You can fall asleep first.

It’s the first episode of the Netflix series, Dead to Me, and newly-widowed Jen—played by the evergreen Christina Applegate—is tucking her son into bed when he says, “You have to wait until I’m asleep.”

“Hmmm,” she murmurs.

“All the way asleep,” he clarifies, his arm angled behind his head.

“I know, bud,” she says, as if she’s said it a billion times before. Night globe on? Check. Jen crawls into bed? Check. A need is met? Impossibly, check.

It’s a sweet scene, right? And yet, I had a Dana Carvey, “Well, isn’t that SPECIAL,” moment when I first saw it. I don’t know about you, but I’ve become a bit sardonic about the ability to get my needs met or meet the needs of my people.

Do any of these thoughts sounds familiar?
I hardly know what I need enough to ask for it.
It’s too painful to ask for what I need—and not be met in it.
If they really loved me, they’d know what I need without asking.
And, besides, I’ve learned to meet my own needs; and, ahem, you should, too.

That last one is SPECIAL.

My nightmares started young, and persisted. The usual stuff showed-up: Disney witches, men in trench coats, death. I’d wake the parents, and Mom would trade places with me, her spot beside Dad for my basement bedroom. His snoring didn’t help me sleep; instead I synced my breath to his, every inhale a prayer, every exhale a promise.

They tried to wean me off the late-night knocks, first by allowing me to sleep outside their room, then by giving me five bucks to sleep through the night in my own. Some nights, unable to stay but with nowhere to go, I tugged my Mickey Mouse comforter to the bathroom and made a bed in the tub, pulling the curtain closed so the scary couldn’t find me.

But nothing seemed to fix the feeling of being in my body, in my mind. The dawn was my only deliverer, and it could not be rushed anymore than GROWING UP.

This memory has returned to me in adulthood when I’ve felt the familiar gloom of “Nothing is working” and “I’ve asked too many times already” and “Nobody can live my life for me.” The last one? It’s totally true. And, yet, when I hear this hopeless self-talk, I’ve decided to try something new.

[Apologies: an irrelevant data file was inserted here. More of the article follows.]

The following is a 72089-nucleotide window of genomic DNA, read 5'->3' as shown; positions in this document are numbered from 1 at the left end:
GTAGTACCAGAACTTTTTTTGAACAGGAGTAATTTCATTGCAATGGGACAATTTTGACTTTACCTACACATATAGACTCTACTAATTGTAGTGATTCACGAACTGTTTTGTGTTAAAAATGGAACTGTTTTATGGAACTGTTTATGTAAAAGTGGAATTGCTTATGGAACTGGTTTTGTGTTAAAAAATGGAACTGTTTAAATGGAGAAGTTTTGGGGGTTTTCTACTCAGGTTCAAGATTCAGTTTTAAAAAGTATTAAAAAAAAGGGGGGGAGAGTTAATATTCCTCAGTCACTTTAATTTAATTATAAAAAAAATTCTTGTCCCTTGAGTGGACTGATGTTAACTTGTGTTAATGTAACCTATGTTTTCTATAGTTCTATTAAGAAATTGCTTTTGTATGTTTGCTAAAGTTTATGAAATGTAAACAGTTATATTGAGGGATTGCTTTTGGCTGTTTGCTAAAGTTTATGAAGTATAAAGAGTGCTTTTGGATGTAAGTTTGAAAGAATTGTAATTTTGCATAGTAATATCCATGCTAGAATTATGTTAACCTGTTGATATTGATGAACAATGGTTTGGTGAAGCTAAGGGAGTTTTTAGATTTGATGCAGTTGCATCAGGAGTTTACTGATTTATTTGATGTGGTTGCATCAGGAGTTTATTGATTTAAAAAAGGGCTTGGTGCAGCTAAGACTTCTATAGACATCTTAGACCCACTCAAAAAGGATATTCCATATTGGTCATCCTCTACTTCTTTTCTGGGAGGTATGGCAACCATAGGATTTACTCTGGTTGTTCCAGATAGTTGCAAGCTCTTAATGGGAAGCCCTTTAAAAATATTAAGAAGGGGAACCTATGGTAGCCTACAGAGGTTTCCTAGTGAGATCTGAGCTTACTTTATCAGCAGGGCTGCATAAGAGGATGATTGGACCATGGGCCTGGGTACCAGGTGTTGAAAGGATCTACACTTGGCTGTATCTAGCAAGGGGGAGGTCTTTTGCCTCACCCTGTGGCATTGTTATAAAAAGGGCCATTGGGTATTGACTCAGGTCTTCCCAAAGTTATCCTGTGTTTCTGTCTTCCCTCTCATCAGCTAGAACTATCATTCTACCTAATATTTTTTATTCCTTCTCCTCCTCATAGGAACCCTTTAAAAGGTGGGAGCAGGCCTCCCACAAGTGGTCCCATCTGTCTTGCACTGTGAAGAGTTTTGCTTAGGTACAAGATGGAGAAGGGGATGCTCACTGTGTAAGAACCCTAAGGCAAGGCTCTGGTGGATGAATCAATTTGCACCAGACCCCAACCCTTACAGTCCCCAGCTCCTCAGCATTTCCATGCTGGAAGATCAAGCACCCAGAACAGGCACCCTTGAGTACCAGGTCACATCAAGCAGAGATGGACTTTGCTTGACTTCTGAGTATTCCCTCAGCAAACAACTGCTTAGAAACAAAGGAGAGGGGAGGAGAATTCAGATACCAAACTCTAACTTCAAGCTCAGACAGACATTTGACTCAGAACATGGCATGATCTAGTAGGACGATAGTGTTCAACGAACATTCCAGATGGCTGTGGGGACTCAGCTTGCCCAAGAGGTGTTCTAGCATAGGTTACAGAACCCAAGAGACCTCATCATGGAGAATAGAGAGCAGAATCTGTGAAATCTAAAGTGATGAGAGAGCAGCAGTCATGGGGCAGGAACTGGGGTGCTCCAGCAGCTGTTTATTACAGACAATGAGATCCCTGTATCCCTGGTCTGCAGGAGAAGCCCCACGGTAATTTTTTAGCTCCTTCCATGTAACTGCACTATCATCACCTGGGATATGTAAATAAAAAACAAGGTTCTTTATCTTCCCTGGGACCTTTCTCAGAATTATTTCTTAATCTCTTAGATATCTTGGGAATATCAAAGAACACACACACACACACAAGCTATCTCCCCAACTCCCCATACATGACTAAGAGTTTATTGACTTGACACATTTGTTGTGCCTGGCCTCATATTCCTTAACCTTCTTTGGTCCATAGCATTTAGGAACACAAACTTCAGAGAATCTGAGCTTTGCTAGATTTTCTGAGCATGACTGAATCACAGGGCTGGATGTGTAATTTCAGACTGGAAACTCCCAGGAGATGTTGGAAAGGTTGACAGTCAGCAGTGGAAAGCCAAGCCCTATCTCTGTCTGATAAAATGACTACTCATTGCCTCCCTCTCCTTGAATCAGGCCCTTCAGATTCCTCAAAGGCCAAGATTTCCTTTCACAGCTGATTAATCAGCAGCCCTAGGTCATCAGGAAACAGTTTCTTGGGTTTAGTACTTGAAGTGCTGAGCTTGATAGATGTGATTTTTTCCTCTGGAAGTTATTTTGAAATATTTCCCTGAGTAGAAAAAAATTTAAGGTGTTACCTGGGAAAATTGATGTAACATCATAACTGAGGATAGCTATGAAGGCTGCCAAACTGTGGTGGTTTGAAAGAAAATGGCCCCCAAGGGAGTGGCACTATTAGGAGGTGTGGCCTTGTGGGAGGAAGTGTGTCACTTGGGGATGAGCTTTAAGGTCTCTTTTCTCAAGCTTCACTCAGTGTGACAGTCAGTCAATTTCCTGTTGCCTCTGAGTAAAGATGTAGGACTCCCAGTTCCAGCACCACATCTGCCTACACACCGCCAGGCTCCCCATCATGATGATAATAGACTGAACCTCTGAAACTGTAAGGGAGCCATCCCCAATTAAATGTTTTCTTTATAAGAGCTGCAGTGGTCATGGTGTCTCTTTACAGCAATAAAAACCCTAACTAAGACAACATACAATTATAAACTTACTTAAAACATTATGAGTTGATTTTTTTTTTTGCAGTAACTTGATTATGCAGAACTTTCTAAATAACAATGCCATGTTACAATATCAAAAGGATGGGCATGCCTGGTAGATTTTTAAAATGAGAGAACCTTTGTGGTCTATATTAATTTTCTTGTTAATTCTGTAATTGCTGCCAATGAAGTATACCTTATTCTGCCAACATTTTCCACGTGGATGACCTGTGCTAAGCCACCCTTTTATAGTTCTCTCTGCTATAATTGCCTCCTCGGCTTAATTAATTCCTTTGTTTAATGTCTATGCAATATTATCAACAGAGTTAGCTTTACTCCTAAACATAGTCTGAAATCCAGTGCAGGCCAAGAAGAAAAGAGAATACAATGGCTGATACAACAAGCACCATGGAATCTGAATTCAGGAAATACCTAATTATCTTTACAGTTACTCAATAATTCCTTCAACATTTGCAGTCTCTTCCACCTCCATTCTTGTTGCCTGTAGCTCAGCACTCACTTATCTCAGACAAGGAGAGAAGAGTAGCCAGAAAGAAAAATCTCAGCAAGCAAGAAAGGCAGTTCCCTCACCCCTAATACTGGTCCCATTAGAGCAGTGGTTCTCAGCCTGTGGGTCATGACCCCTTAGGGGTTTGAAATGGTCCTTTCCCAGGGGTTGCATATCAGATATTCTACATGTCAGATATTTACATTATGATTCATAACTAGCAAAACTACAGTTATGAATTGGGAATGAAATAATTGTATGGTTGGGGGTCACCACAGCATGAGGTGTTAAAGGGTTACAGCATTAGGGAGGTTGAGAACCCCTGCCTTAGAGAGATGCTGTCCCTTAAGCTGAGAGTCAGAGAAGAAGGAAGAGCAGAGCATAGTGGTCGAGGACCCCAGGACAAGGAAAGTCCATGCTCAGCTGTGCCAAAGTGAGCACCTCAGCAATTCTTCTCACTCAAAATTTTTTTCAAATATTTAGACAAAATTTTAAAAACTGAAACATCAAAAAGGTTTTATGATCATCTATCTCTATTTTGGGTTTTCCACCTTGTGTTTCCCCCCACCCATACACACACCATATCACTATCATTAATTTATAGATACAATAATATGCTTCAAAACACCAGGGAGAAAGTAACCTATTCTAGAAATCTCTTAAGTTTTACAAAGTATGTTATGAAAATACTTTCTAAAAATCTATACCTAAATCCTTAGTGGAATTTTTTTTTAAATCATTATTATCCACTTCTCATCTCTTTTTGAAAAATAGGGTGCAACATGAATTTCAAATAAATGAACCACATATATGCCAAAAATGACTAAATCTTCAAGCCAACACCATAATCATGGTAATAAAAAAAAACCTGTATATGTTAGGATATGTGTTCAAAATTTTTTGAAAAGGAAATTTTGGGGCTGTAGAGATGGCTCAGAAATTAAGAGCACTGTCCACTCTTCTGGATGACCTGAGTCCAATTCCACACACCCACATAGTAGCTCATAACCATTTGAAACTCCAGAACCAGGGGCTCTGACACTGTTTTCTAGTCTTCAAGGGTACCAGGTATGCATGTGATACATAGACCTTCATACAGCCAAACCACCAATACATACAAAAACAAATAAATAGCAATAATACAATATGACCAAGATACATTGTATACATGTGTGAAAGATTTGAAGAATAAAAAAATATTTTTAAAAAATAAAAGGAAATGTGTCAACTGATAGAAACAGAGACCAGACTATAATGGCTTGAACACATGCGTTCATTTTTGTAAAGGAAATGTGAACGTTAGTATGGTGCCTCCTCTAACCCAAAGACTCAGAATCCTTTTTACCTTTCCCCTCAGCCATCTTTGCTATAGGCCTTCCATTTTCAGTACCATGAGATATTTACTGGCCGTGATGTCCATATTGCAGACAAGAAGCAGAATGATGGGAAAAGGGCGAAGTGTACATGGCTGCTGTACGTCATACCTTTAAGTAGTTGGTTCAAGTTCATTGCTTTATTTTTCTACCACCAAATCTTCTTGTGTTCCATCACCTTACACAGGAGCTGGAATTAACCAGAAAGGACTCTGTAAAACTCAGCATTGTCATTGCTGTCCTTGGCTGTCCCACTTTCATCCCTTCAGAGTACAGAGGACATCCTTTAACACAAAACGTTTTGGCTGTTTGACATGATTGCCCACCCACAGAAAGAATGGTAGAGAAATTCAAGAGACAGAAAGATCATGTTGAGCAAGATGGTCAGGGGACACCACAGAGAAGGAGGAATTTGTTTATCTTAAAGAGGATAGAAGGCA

I’m starting to imagine God, sitting on the shag toilet cover and saying to me from the other side of the curtain, “You can fall asleep first.”

Do you ever wonder if there’s Someone who wants to say the same to you?
I know what you need.
I want to meet your need.
I may not fix it, but I can heal it.
You’ve done good, but let me take it from here. 

I am ALL for strategies for self-management. Our trouble-with-sleeping kiddo in the family has a “Sleepy Time Reminders” print-out tacked to her bulletin board that includes things like taking your Melatonin (yes, we’re not above medicating some zen zzz‘s), turning the lights on, looking around the room, and shaking something called a glitter jar. We even tell her exactly what we’ll say to her if she knocks on our door. Sometimes I think these lists are more for my meandering brain than hers.

It’s a good and worthy thing to teach our kiddos that they have what they need within them. I just also wonder if we forget to say more often, “You’ve done good, but let me take it from here.”

I’m digging this image of the toilet-sitting God who promises not to fall asleep until I do. This is no Father God nor Mother God for me, but rather what I call the Adult in the Room God. Who holds vigil for all my worries. Who may not fix it, but can heal it. Who does not say, as I once did, “You realize that when you wake me to tell me you can’t sleep, then I can’t sleep, right?” COLLECTIVE CRINGE.

I do not begrudge an Adult who sometimes sleeps. I recall the story about a God-Man who slept—with a pillow!—on a boat of fisherman bound for “the other side.” Woken by his crew when a storm closed in—Is it nothing to you that we’re going down?—he called them cowards, then calmed the wind. Sounds more like Captain Cranky Pants than Non-Anxious Presence at first. But if I read closer, I wonder if the offense was not that the fishermen freaked out, but that they assumed the God-Man didn’t care.

“Wait until I’m asleep?” I ask God when the waves rise high.

“Hmmm,” she murmurs.

“All the way asleep,” I clarify, but confident in what’s coming next.

“I know, babe,” she says as if she’s said it a billion times before. Night sky on? Check. Adult leans back on the bowl? Check. A need is met? Impossibly, check.


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